• Victoria: Isn’t that school amazing? The embroidery masters there are really so passionate and I was touched by how generous and kind they were. They taught me, explained everything, and they didn’t want to accept anything in exchange. Once the holidays are over, I will work more on my embroideries. These days I seem to do mostly cooking and entertaining friends, but that’s the fun part of being on break. January 7, 2015 at 1:05pm Reply

      • Annette: When you say “boutsiki”, do you mean “little shoes”? You know that languages fascinate me and I just couldn’t help myself 🙂

        Merry Christmas to you, dear Victoria! January 7, 2015 at 7:19am Reply

        • Victoria: Hmm, I think you might be right. After all, if you fold the corners of a square inward, the shape is not unlike little cute shoes. 🙂

          Merry Christmas, Annette! January 7, 2015 at 1:19pm Reply

  • Jehanne Dubrow: This takes me back to my childhood years in Warsaw. Dried fruit kompot was a favorite treat of mine, especially when served over vanilla ice cream. January 6, 2015 at 2:05pm Reply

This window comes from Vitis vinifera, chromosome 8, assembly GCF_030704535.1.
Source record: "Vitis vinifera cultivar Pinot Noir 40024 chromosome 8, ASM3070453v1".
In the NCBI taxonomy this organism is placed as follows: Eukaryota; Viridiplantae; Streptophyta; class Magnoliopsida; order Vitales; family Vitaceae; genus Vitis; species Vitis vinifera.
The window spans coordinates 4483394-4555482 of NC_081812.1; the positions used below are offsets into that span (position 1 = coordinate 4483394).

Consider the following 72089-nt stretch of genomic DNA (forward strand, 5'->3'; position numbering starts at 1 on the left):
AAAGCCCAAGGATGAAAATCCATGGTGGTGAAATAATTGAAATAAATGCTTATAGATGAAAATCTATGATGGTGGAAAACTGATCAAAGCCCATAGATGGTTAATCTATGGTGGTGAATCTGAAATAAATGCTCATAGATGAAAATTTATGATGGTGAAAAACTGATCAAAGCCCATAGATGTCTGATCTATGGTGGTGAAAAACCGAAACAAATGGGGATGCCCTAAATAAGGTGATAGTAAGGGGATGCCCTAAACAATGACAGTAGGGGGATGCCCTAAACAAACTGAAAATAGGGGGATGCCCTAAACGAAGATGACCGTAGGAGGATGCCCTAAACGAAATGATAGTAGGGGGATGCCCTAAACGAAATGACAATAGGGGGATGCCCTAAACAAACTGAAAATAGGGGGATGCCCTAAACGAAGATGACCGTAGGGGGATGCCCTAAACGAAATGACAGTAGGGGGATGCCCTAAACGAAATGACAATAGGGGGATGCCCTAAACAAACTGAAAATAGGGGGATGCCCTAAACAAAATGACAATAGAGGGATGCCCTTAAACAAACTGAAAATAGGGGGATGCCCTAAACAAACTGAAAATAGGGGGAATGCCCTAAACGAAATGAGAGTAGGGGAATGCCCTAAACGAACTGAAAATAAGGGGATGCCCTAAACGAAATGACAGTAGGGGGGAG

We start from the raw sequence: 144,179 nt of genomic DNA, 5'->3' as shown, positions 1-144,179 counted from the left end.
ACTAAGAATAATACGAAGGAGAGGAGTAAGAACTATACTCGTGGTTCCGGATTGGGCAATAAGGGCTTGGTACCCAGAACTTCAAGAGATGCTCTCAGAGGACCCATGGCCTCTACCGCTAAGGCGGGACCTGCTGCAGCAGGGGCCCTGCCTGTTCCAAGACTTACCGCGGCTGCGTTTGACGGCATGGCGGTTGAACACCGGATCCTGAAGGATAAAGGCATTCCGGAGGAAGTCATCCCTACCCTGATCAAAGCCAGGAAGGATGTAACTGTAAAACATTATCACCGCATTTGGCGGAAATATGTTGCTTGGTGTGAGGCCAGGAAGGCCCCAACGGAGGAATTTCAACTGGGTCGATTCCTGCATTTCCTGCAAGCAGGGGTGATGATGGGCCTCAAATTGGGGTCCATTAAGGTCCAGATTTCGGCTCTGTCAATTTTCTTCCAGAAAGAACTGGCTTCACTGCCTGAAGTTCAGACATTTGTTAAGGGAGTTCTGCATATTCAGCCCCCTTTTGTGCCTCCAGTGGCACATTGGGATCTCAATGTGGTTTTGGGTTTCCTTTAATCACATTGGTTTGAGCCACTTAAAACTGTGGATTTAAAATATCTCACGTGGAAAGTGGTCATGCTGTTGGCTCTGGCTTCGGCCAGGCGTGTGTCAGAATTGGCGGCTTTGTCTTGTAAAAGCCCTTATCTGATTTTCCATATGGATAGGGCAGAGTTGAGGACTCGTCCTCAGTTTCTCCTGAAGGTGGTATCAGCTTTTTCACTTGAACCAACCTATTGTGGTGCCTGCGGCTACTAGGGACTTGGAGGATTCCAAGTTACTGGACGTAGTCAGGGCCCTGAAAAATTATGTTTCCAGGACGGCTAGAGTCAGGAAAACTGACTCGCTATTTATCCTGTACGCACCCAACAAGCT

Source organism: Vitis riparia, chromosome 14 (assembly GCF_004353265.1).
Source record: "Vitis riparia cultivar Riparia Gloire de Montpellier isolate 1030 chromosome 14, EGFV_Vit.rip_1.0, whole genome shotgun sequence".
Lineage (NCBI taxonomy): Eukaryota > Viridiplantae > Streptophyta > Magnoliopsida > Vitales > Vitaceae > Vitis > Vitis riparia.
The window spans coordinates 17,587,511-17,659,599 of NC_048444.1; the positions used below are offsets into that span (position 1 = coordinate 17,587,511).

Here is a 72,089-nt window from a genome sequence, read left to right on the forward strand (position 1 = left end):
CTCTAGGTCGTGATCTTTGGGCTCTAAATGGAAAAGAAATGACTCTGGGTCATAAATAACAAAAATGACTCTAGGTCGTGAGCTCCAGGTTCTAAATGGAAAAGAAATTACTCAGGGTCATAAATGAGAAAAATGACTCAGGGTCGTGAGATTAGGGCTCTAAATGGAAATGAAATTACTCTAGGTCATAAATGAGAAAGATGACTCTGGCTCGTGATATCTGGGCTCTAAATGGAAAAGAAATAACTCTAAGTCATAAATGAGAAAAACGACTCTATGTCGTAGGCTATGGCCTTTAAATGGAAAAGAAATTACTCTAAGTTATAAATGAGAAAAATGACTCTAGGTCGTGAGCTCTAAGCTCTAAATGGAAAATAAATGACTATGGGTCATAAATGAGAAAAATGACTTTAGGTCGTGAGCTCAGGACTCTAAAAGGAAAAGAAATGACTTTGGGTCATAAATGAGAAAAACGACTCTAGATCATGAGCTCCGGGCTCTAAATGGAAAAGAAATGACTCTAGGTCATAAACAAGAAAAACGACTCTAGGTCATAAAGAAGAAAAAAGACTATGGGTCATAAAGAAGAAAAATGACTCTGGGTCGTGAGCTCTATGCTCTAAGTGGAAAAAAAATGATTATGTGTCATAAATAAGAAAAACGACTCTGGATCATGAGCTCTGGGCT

• Victoria: Mmm, I have never had it this way, which is all the more reason to try. Thank you, Jehanne. January 6, 2015 at 3:40pm Reply

  • behemot: Mery Christmas and thank you for a recipe. I think I will make it for our next traditional Christmas Ever instead of Polish dried plum compote, which is mostly a drink and nobody in my family really likes it.. Yours sounds and looks so much better 🙂 January 6, 2015 at 2:20pm Reply

    • Victoria: Merry Christmas, Jola! I hope that you like this variation. In Ukraine some families also make uzvar which is more like a drink, but I prefer the compote/desert version. Spicy, honeyed apricots and cherries are so good. January 6, 2015 at 3:43pm Reply

      • behemot: Yum 🙂 January 7, 2015 at 12:32pm Reply

  • Katy: My Husband speaks fondly of a similar dish that was placed in a large jar with brandy and left to stew and preserve in it’s own juices. His people are of Scotch Irish descent and still live in Palestine, Texas. This fruit compote was served over vanilla ice cream and I have not had much luck finding a recipe or the history of this dish. January 6, 2015 at 3:07pm Reply

    • Victoria: Katy, is it anything similar to Rumtopf, which involves soaking different summer fruits in brandy, macerating them till Christmas or so and enjoying over ice cream.

      Here is a recipe I tried and loved: January 6, 2015 at 3:45pm Reply

      • Katy: If only these non expressive, stern people would have used anything as fun as rum! I suspect there was beer, whiskey and brandy for thie Christmas compote, not for imbibing! Right under this recipe you so thoughtfully sent was one for brandied fruit and I suspect this is the ticket! I will try it this summer! January 6, 2015 at 5:16pm Reply

        • Victoria: Brandied fruit also sounds like a delicious desert. Well, there is nothing fancy about uzvar either, but it’s really good. January 7, 2015 at 11:07am Reply